Security Watch

Microsoft Makes Security Blunder with Vista Beta Patching

Think Microsoft issuing patches for Vista Beta software is good for security? Think again!

I recently ran across this blog entry by Microsoft's Alex Heaton, where he posts Microsoft's position on patching the Windows Vista beta

The statement itself is just plain silly (more on this later), but this sentence in particular really threw me off: "We have received multiple inquires from Windows Vista beta testers asking if their systems are affected by the security bulletins released last week."

Other than pure curiosity, why would anyone ask such a question? Surely they don't think that the beta operating system they're running is "secure," do they? Do they have a functioning version of their chosen anti-virus, anti-spyware or personal firewall product supported by their respective vendors on Vista? Do they believe that Microsoft has corrected all security vulnerabilities in features that aren't being broadly tested? Do they believe that the third-party software they're running on the box properly interacts with Vista such that those products don't introduce other vulnerabilities of their own?

Why, if I'm not running the beta in production, would I have to worry about some worm getting onto a network where Vista is present?

The only answer has to be that they're running it in production, on production networks or exposed directly to the Internet.

According to a recent Information Week article written by Gregg Keizer, Michael Cherry, an analyst with Directions on Microsoft, says you can't test a beta product without putting it into a production environment. I say that if that's the only way you can figure out how to test a beta operating system, you shouldn't be testing it!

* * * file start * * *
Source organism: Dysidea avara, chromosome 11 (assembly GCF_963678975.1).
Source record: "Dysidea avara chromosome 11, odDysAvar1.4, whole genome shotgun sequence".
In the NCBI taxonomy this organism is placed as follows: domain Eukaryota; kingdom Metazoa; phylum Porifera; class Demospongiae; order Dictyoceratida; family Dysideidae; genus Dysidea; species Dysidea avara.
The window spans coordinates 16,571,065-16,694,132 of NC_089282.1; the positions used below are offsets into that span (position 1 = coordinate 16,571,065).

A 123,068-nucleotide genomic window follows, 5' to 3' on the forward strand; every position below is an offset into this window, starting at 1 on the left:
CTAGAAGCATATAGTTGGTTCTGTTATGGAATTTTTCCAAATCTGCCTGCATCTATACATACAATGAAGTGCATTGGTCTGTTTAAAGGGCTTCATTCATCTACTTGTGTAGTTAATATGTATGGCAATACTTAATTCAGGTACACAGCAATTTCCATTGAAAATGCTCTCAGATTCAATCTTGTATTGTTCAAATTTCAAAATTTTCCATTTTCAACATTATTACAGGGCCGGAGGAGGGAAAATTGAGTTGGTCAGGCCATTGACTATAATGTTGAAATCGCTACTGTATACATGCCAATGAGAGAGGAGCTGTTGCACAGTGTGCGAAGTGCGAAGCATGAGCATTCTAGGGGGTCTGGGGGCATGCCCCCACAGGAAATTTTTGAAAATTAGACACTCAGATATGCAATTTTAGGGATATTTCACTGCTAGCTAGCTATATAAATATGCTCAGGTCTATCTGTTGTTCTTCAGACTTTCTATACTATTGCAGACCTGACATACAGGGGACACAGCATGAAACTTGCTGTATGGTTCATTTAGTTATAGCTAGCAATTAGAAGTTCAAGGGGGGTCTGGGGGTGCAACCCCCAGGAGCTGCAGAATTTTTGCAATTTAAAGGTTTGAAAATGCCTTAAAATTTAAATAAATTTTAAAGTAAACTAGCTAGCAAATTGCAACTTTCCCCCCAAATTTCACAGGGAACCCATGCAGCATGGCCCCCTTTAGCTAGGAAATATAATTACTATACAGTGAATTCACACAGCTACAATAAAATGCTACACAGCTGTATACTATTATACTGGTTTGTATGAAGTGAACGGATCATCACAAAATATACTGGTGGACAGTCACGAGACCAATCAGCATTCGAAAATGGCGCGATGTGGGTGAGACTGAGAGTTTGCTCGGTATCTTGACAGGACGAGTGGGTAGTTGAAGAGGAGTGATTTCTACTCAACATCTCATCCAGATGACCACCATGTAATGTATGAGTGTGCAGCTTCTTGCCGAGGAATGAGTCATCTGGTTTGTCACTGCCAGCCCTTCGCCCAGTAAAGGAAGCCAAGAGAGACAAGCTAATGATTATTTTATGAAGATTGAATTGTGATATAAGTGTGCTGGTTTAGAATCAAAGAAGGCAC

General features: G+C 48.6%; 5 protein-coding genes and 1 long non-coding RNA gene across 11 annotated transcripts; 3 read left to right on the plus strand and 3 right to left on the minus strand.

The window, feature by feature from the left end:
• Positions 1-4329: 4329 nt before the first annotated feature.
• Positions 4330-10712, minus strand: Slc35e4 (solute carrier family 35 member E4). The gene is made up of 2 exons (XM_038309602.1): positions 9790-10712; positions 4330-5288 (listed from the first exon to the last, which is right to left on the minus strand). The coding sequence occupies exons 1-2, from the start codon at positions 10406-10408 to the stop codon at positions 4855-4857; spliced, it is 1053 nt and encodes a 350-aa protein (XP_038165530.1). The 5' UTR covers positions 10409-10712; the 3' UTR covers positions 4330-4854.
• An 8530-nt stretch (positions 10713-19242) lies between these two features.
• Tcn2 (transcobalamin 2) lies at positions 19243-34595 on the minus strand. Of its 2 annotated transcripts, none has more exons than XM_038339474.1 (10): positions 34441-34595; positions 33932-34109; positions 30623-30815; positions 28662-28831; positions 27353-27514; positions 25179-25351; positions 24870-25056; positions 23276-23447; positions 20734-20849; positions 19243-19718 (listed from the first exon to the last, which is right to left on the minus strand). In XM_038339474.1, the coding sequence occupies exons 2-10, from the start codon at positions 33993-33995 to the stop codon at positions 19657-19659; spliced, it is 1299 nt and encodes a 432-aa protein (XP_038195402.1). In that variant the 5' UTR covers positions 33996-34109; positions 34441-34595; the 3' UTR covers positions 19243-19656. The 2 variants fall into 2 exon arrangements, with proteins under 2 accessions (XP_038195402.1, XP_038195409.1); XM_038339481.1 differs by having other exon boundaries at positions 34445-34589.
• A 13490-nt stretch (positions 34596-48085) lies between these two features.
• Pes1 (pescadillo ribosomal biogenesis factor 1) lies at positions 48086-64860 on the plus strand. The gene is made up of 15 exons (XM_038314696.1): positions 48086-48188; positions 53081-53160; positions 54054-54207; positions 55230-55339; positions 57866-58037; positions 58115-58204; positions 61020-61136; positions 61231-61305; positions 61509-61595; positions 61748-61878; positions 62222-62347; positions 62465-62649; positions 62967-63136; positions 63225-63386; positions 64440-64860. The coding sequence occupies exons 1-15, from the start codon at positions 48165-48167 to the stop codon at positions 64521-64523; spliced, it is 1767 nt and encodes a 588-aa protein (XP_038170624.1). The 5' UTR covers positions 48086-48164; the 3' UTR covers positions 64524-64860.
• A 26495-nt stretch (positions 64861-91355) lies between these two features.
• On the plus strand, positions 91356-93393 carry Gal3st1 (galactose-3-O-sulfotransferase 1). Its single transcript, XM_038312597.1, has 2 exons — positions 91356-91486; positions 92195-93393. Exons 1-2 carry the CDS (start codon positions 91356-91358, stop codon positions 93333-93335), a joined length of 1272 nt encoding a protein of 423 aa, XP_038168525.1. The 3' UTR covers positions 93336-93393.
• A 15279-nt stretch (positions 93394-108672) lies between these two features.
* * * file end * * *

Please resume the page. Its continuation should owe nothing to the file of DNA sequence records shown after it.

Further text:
There will always be people who just think it's cool to run the next version of "Product X" before everyone else. They feel like they're an insider, part of a clique and see themselves as being able to help shape the destiny of that product. Fine, as long as you realize the fire you're playing with. If you've nothing to lose, then why not? But if you're concerned about what you've got on the box or what might attack it, then you've really got to ask yourself if that "coolness" is really worth it.

You could, for example, run into a situation where the entire operating system simply stops functioning with your machine. Say you update the drivers or firmware for some device attached to the system, only to find out it's not compatible with the beta operating system. What if that game you love to play happens to issue an update to fix a problem it has with Windows XP, but that same fix means that Windows Vista won't run it? Would you like to lose all of those valuable licensed MP3s you have because, say, Vista encounters a problem in its Digital Rights Management modules?

I could go on and on, but there will always be those who will run beta software regardless. So instead of trying to convince people not to run it, let me turn my attention to Microsoft's assertion they're going to maintain critical security patches for it during the beta process.

First, why do we want Microsoft to expend this energy? We want the operating system to be finished sooner, not later. Certainly we want Microsoft to patch vulnerabilities as they are discovered, but should it waste cycles dealing with the media as well as the beta testers who don't realize what they're running in order to quell fears that a piece of beta code might have a vulnerability?